There’s more to a Contract Than Just Its Terms

Recently, I was presented a scenario wherein a Buyer and Seller entered into a standard Offer to Purchase and Contract with a substantial, non-refundable Due Diligence Fee.  Shortly after the Contract was executed, the Buyer began their due diligence inspections.  Prior to the completion of the inspection period, the Seller informed the Buyer that the Seller would not entertain any repair requests or reductions in the agreed upon purchase price - the property would be sold As-Is.The Buyer felt this pronouncement by the Seller was unfair.  The Buyer was not going to purchase the property in an As-Is condition and claimed that he would never have deposited such a Due Diligence Fee for a property being sold As-Is.

The Buyer felt that the Seller should have stated that the property would be sold As-Is from the outset, prior to the execution of the Contract.  [There was some speculation that the Seller had a back-up offer and was negotiating strongly with the Buyer so that the Buyer would terminate the Contract.]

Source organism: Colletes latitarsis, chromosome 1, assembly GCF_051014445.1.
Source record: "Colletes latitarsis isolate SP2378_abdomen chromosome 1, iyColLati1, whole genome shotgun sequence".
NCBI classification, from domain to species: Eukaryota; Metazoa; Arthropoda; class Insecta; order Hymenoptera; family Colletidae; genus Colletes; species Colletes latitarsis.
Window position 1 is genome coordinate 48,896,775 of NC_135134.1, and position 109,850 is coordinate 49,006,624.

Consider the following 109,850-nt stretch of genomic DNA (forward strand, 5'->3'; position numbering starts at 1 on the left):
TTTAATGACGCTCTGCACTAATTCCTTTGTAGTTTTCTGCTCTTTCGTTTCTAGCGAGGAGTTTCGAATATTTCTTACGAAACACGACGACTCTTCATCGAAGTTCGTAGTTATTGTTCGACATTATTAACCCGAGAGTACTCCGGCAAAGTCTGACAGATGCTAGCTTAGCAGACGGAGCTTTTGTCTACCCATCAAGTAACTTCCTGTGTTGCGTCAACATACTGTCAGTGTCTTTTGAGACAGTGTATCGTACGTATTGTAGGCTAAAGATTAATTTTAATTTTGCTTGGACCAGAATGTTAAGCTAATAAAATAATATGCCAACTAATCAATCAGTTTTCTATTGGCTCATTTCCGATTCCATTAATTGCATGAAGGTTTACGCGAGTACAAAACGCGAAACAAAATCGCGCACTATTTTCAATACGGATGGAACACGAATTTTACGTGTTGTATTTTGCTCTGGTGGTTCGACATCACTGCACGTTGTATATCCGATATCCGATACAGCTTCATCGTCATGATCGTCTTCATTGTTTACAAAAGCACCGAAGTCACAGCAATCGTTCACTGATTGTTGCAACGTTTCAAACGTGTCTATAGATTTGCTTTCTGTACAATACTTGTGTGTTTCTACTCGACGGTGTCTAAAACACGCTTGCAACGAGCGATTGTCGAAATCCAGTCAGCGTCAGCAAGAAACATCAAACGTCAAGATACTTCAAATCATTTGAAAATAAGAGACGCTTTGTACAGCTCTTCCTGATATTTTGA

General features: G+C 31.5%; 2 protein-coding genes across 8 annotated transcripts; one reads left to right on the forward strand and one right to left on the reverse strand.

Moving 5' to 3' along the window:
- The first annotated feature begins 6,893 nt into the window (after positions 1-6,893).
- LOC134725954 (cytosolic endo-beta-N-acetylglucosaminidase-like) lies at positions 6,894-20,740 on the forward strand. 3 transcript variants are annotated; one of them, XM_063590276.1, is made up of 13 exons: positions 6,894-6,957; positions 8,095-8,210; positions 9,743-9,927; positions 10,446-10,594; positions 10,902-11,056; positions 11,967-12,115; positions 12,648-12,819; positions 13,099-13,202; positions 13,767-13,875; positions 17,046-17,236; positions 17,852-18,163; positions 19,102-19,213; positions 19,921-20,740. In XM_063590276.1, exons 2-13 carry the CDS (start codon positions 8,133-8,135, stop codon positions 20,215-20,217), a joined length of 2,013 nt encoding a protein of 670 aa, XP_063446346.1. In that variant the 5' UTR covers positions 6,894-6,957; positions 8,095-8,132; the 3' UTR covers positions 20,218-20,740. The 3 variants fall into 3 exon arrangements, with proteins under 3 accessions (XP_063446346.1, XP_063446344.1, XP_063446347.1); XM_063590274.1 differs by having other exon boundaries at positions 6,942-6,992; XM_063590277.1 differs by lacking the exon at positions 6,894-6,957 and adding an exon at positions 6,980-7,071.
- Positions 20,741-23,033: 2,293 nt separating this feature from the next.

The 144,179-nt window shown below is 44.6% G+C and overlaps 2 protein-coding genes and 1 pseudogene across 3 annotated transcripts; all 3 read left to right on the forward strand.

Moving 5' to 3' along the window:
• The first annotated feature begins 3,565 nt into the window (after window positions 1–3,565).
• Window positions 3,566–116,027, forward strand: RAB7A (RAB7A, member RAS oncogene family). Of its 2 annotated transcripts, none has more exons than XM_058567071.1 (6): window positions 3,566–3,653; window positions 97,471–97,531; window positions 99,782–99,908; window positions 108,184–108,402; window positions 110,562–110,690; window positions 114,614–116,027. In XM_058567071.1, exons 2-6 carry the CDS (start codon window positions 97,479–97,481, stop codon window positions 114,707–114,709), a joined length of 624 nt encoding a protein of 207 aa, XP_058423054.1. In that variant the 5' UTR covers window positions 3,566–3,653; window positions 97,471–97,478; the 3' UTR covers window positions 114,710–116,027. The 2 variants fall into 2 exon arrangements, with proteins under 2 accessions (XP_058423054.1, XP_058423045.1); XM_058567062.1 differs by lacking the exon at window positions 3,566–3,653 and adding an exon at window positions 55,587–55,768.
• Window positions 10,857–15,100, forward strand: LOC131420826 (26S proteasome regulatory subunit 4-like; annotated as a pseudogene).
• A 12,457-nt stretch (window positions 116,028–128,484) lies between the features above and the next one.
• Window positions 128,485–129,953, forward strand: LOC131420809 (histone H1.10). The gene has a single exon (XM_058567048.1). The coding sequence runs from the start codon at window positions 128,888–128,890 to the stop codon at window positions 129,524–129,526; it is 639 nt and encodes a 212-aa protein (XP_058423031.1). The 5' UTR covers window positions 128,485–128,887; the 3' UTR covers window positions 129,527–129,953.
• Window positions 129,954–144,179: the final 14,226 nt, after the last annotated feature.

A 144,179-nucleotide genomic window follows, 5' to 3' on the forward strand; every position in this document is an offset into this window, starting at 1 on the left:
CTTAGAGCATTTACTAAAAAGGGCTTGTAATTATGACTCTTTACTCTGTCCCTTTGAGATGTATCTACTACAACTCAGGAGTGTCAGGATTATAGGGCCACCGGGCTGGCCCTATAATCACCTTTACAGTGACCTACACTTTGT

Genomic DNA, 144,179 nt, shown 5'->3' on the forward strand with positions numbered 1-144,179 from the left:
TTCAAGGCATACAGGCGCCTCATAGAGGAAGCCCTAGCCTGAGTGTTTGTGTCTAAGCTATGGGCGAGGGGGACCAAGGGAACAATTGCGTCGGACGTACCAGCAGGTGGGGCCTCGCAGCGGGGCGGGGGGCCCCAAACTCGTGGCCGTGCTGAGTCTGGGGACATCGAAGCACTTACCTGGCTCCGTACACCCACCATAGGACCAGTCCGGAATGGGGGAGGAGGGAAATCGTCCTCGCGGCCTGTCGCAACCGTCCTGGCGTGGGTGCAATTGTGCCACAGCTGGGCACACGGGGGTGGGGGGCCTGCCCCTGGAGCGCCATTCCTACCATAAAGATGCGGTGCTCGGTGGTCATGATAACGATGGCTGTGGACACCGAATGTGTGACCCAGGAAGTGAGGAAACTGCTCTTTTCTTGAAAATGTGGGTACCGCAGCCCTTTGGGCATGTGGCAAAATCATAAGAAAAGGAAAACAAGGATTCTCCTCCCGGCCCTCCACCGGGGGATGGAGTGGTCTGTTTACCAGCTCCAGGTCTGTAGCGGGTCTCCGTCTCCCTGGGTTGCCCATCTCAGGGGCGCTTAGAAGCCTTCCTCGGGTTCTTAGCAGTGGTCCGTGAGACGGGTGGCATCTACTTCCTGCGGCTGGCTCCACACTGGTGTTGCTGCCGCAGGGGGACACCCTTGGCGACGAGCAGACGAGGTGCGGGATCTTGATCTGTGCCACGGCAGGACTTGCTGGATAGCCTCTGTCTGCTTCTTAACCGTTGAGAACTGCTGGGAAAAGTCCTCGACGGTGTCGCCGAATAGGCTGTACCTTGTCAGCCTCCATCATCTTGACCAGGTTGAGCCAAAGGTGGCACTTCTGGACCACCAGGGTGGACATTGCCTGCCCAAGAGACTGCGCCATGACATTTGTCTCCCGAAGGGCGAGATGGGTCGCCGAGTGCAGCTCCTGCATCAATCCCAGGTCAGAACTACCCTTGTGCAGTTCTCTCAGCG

The Buyer was prepared to terminate the Contract and begin a search for another property, but he wanted his Due Diligence Fee returned.  The Seller was uncooperative, initially.  Technically, under the terms of the Contract, the Seller may have retained the Buyer’s Due Diligence Fee:  under the Contract, the Due Diligence Fee is much like an option fee, and even though the Buyer may request concessions from the Seller based on inspection reports provided during the due diligence period, the Seller is under no obligation to make any concessions.  

However, the Seller ultimately released the Due Diligence Fee (and Earnest Money Deposit) to the Buyer based on the Buyer’s assertion of the Implied Covenant of Good Faith and Fair Dealing.  In every contract there is an implied covenant of good faith and fair dealing that the parties to a contract will deal with each other honestly and fairly, and that neither party will do anything which injures the right of the other to receive the benefits of the contract.  A claim under this Covenant usually arises when one party attempts to enforce specific terms under a contract despite the general understanding of the parties.  

Since the facts in this case indicate that the Buyer would not have otherwise agreed to the contracted amount of the Due Diligence Fee, and that it is not commonplace for a Seller to state that the property will be sold in an As-Iscondition after the contract has been executed, the Implied Covenant of Good Faith and Fair Dealing was successfully put forth by the Buyer to secure a termination of the Contract and the refund of the Buyer’s Due Diligence Fee. 

Published by John F. Renger on December 1, 2016